Kid and Dog

Q. How old should a child be before a dog joins the family? We want our son to take care of the dog.

A. The answer depends on the child, and depends on the dog. But before I get to that, I want to discuss “responsibility” and how that fits in with all the benefits of a pet in a child’s life.

The Responsibility Is Yours

I do agree that pets can teach children responsibility (and I certainly agree it's a good thing), but I don’t like to see families engaged in conflict over pet care. These conflicts can end with a dog that is neglected or needs to find a new home because family members can't stand the nagging, bickering — or worse — that can spring from relying on kids to handle pet care chores. When you bring a pet home, you will be teaching your son responsibility, not demanding it from him. Be extremely careful not to set up an escalating tug-of-war over dog-related chores, and never threaten to get rid of the dog if your son doesn't do his share. Ultimately, your dog's care is your responsibility as the adult, not your son's.

Now, with that out of the way …

I’ve seen a lot of advice that suggests a good time to introduce a dog into the family is when your child is around eight years old (or about the time he's in third grade). That’s probably not a bad general guideline, but I can instantly think of examples of dogs who've been successfully integrated into families with much younger children. My granddaughter, Reagan, is approaching three, and she has never lived in a home without pets. Her mother is my daughter (and Vetstreet pet behavior expert) Mikkel Becker, so it’s no surprise that their dogs are well-cared for and well-trained. (It's also no surprise that one of Reagan’s first words was a bark.)

With a good family framework committed to modeling and teaching attentive and loving pet care, the lessons of responsibility come naturally to children, no matter what age they are when that first pet joins the family.

Keep Pet Care Chores Age-Appropriate

Even very young children can be asked to assist with basic pet care, although of course very young children should never be left alone with a puppy or dog. Your preschooler can bring a near-empty water bowl to your attention and can help to fill and replace it. But don’t expect these little ones to remember a daily task on their own. (Be sure to teach your child proper hand-washing habits, and commit to taking your dog in to the vet for preventive care including parasite control; this protects your child's heath and your dog's.)

School-age children can be asked to take on more day-to-day responsibility, such as simple tasks like filling food and water bowls, which can be accomplished with your oversight (rather than your direct involvement). This is also a wonderful age to get your child involved in dog training, especially the fun stuff like trick-training with a clicker. Ask around: There may be a local trainer who offers classes just for kids. Or your child may be allowed to work with your dog alongside you in a more traditional class. Either way, it’s a great experience — for you, for your child, and for your dog.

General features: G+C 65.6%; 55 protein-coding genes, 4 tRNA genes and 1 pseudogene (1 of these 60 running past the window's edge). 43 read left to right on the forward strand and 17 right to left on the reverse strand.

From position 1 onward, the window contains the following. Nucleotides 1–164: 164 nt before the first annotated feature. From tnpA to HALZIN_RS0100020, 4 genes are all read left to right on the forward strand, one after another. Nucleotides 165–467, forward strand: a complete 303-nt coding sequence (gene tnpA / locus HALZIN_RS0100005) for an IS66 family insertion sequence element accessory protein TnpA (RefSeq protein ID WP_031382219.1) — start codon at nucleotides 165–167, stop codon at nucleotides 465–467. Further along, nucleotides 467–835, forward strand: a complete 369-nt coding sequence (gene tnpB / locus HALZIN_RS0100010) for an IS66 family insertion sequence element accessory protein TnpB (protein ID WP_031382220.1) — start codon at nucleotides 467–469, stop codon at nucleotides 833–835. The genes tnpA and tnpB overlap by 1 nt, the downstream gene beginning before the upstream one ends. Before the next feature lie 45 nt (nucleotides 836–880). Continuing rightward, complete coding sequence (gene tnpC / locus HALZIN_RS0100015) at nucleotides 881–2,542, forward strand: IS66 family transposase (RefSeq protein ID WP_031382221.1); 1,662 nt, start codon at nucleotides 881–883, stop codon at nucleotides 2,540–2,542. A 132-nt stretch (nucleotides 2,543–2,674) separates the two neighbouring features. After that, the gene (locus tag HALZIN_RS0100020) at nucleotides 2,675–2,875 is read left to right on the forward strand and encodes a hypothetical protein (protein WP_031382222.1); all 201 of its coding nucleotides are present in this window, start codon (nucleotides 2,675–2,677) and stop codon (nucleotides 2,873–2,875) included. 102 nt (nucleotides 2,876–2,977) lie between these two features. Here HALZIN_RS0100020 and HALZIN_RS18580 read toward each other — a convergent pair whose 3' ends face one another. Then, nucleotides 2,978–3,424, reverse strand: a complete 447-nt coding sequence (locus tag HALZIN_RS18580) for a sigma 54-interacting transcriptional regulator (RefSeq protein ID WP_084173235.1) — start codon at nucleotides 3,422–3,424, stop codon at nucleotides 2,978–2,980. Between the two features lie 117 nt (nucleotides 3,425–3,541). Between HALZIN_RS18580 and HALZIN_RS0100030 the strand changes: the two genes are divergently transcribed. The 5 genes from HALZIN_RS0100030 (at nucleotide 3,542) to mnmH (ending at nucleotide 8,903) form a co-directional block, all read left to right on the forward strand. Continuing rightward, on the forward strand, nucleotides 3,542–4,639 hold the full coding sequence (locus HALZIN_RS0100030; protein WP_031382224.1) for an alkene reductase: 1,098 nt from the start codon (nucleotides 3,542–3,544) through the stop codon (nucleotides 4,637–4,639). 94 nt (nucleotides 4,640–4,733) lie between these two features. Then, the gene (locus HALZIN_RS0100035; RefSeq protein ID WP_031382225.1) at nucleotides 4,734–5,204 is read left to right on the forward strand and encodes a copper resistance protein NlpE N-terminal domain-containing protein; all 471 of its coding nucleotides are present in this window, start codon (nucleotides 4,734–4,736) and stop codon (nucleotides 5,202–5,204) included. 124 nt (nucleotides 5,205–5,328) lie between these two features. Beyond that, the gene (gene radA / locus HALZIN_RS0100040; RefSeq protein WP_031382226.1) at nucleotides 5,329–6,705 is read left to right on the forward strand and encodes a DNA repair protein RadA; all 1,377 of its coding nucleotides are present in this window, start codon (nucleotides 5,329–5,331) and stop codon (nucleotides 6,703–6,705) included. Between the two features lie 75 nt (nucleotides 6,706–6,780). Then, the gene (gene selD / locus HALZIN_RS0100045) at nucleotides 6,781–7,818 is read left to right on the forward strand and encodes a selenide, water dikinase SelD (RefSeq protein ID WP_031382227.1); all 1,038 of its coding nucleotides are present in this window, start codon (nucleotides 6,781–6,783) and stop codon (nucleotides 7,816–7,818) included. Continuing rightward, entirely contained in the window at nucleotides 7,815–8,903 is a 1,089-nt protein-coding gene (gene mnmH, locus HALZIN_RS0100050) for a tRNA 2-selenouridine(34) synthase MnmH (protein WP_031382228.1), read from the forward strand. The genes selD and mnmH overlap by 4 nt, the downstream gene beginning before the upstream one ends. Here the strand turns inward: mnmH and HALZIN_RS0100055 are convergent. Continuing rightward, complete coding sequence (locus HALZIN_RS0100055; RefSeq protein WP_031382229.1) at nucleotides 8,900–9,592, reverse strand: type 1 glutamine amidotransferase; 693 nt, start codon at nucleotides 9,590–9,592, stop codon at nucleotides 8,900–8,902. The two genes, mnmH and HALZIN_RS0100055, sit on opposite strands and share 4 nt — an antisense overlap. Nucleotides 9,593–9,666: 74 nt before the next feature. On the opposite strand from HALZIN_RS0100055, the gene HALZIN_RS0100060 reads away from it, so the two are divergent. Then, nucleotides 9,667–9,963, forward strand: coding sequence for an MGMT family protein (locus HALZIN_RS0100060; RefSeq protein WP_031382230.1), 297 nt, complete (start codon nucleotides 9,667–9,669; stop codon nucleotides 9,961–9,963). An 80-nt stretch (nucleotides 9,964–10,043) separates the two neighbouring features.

Kids in junior high and older can handle more and more complex levels of care, including taking the initiative to feed, groom, walk and pick up after a dog. These are the years when some children start losing interest in pets, but for others a pet is never more important. That nonjudgmental, always-attentive, always-approving aspect of a pet has gotten many a young person over the bumps along the road of adolescence.

Find the Right Dog

Finally, a word about choosing a dog: People love the idea of getting a puppy for the kids, but that is often not the best option. Adult dogs are often less stress on the family, and can be more tolerant of children. Larger dogs (30 to 40 pounds and up) are also frequently a better choice, particularly with smaller kids, in part because they're more confident that they won't be hurt by accident. However, a bigger dog can easily knock a small child over, so again, don't leave your dog and your child together unsupervised.

Think of the pet's welfare as well; puppies and tiny dogs are often too fragile for young children, and can be injured easily, even with good adult supervision. (The same is true of dogs with protruding eyes, such as the Pekingese.) Take some time to explore the breed profiles here on Vetstreet for an idea of the kind of dog who will best fit in with your family.

I truly believe that having pets in the family is one of the best things parents can provide their children. I wish you the very best going forward with your new family member.